Leman Copley

From Wikipedia, the free encyclopedia
Jump to navigation Jump to search

Leman Copley (March 25, 1781 – December 1862) was an early convert to The Church of Jesus Christ of Latter-day Saints.[1] Born in Connecticut,[2] Copley moved to Rutland County, Vermont[3] sometime before 1800 and was living in Thompson Township,[4] Ohio by 1820.[5] Prior to his conversion to The Church of Jesus Christ of Latter-day Saints, Copley was a Shaker.[3]

In March 1831, Copley was called by Joseph Smith, through a revelation to preach the gospel to the Shakers along with Sidney Rigdon and Parley P. Pratt.[6][7]

When the members of the branch of the Church of Christ from Colesville, New York[8] came to settle in Ohio, Copley was persuaded to consecrate his large farm[9] (of nearly 1000 acres)[7] for their settlement. When he and the church had a falling out he forced them all to leave.[10] Joseph Smith received a revelation to have the "Colesville Saints" go to Missouri,[11] where God would reveal to Smith the location of the land of Zion.[12] This was the beginning of the church's movement to Missouri[13][14] and the dual centers of church activity (i.e. Kirtland, Ohio and Independence, Missouri).[15][16]

In June 1831, Copley was excommunicated from the Latter Day Saint church. He was readmitted to the church in October 1832.[17] He served another mission with Doctor Hurlbut.[18]

Sometime before 1850 Copley moved to Madison, Ohio,[2] where he died in May 1862.[2][19]

Notes[edit]

  1. ^ Intellectual Reserve (2016). Revelations in Context: The Stories behind the Sections of the Doctrine and Covenants. The Church of Jesus Christ of Latter-day Saints. ISBN 978-1-4651-1885-1.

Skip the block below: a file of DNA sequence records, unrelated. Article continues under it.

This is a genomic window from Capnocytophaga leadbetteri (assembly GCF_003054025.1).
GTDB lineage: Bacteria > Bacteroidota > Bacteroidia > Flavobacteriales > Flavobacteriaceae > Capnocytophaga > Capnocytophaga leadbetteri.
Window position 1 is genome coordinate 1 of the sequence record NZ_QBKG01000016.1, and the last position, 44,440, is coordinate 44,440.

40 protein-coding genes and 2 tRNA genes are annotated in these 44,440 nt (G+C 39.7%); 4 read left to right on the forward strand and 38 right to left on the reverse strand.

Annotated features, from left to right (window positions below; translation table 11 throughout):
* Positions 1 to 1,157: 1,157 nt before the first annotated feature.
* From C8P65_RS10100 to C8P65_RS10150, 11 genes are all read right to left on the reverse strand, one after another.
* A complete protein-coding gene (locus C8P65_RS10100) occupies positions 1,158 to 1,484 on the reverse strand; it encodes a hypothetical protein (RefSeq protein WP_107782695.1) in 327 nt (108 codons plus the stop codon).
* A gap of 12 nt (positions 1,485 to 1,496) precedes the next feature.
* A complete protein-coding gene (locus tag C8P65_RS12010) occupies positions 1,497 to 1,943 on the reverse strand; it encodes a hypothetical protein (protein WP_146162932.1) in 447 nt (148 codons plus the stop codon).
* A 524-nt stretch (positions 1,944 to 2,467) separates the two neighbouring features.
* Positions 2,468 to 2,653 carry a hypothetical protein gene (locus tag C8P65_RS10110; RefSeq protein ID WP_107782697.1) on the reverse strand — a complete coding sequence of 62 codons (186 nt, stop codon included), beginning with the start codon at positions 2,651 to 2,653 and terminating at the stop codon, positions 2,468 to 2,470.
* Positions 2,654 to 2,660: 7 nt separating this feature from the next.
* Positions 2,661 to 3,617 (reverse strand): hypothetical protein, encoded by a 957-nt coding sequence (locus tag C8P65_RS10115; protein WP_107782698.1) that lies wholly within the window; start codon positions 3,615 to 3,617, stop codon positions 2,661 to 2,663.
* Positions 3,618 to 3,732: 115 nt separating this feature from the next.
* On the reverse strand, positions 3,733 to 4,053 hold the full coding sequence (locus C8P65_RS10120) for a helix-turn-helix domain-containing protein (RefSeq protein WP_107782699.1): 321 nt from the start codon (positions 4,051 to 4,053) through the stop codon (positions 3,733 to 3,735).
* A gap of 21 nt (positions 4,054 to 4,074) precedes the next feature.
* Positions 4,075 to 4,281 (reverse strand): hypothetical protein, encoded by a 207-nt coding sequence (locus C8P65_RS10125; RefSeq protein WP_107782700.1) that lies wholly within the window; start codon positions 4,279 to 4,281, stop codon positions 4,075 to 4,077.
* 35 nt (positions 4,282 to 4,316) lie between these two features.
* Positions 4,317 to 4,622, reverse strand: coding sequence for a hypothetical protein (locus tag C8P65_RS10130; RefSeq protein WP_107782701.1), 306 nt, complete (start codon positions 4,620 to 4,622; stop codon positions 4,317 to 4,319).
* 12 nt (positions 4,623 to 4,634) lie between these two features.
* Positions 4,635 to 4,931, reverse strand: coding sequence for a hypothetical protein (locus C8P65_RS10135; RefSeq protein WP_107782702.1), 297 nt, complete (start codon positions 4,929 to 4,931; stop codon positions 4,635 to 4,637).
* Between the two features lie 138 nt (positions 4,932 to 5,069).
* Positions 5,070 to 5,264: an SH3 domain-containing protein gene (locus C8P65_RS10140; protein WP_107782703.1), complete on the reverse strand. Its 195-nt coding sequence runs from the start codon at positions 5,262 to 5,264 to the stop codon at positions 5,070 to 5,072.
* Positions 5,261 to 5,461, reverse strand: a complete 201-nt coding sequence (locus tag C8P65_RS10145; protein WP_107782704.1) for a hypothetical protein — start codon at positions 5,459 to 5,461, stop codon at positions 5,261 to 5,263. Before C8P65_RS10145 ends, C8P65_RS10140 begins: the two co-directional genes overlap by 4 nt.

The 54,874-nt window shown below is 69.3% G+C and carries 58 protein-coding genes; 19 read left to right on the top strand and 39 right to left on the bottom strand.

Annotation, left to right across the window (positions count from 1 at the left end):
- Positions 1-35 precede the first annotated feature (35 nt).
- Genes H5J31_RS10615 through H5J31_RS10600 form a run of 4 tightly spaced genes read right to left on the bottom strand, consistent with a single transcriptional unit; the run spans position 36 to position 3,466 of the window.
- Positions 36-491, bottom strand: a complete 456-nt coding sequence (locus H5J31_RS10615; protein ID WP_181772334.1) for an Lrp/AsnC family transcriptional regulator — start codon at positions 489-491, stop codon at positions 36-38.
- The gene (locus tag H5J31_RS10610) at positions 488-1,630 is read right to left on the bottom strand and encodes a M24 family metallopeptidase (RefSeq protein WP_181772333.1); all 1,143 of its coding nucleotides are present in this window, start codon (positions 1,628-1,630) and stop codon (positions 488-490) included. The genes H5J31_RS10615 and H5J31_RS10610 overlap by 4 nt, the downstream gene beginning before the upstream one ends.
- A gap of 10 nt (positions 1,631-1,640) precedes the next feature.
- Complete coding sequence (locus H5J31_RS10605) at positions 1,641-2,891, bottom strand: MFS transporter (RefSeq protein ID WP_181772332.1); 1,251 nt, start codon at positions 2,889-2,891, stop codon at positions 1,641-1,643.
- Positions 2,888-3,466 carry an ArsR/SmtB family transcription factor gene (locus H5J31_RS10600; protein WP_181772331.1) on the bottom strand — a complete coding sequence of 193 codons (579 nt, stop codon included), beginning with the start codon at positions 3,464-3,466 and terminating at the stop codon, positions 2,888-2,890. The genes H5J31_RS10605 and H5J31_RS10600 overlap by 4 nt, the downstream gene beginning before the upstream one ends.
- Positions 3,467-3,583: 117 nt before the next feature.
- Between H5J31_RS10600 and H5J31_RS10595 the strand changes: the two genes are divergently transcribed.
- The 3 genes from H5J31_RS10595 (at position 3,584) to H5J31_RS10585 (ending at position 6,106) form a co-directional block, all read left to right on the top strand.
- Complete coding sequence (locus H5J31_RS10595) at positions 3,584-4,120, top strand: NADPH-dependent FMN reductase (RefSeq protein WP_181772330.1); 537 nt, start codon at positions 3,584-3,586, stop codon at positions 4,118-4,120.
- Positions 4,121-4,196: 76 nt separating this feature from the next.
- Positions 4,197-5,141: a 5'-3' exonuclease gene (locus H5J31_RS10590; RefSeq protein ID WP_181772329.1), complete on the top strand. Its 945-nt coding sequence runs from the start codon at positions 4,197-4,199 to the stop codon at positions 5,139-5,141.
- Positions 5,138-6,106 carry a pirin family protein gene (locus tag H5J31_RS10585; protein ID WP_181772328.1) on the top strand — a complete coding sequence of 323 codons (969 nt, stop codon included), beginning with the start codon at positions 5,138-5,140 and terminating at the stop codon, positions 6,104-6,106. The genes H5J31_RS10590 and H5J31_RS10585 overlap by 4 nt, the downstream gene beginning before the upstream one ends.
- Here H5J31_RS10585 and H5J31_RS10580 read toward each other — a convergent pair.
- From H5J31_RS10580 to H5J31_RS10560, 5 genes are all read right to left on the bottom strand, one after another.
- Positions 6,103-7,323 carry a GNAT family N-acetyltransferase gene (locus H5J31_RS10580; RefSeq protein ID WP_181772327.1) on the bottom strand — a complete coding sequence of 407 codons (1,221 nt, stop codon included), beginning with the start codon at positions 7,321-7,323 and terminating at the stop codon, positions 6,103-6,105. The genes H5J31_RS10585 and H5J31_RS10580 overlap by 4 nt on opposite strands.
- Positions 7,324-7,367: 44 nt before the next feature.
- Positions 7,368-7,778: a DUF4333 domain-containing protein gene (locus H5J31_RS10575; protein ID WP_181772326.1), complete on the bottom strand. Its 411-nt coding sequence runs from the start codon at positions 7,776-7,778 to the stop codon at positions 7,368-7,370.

2. ^ a b c John Whitmer (1995). From Historian to Dissident: The Book of John Whitmer. Signature Books. p. 66. ISBN 978-1-56085-043-4.
  3. ^ a b Lyndon W. Cook (1981). The Revelations of the Prophet Joseph Smith: A Historical and Biographical Commentary of the Doctrine and Covenants. Seventy's Mission Bookstore.
  4. ^ Mormon Historical Studies. Mormon Historic Sites Foundation. 2007.
  5. ^ Biography of Leman Copley, The Joseph Smith Papers (accessed 21 December 2011)
  6. ^ Lynn F. Price (1 February 1997). Every Person in the Doctrine and Covenants. Cedar Fort. pp. 31–2. ISBN 978-1-4621-0500-7.
  7. ^ a b Randal S. Chase (1 December 2010). Church History Study Guide, Pt. 1: 1805-1832. Plain & Precious Publishing. p. 354. ISBN 978-1-937901-04-2.
  8. ^ Susan Easton Black; Charles D. Tate (1 June 1993). Joseph Smith: the prophet, the man. Religious Studies Center,, Brigham Young University. ISBN 978-0-88494-876-6.
  9. ^ Donna Hill (October 1983). Joseph Smith: The First Mormon. Signature Books.
  10. ^ Randal S. Chase (1 December 2010). Church History Study Guide, Pt. 1: 1805-1832. Plain & Precious Publishing. pp. 361–. ISBN 978-1-937901-04-2.
  11. ^ Richard Lyman Bushman (18 December 2007). Joseph Smith: Rough Stone Rolling. Knopf Doubleday Publishing Group. ISBN 978-0-307-42648-2.
  12. ^ Duane S. Crowther (1 January 2008). Prophecies of Joseph Smith. Cedar Fort. ISBN 978-0-88290-842-7.
  13. ^ Terryl L. Givens; Matthew J. Grow (4 October 2011). Parley P. Pratt: The Apostle Paul of Mormonism. Oxford University Press. pp. 60–. ISBN 978-0-19-991330-5.
  14. ^ Milton Vaughn Backman (1 October 1983). The heavens resound: a history of the Latter-day Saints in Ohio, 1830-1838. Desert Book Co. ISBN 978-0-87747-973-4.
  15. ^ John J. Hammond (2012). A Divided Mormon Zion: Northeastern Ohio Or Western Missouri?. Xlibris Corporation. ISBN 978-1-4691-9005-1.
  16. ^ Terryl Givens (2004). The Latter-day Saint Experience in America. Greenwood Publishing Group. pp. 19–. ISBN 978-0-313-32750-6.
  17. ^ Brigham Young University Studies. Brigham Young University Press. 1979. p. 97.
  18. ^ Joseph Smith Papers. "Hurlbut, Doctor Philastus". Joseph Smith Papers.
  19. ^ Joseph Smith (1989). The Papers of Joseph Smith: Autobiographical and Historical Writings. Deseret Book Company. p. 480. ISBN 978-0-87579-199-9.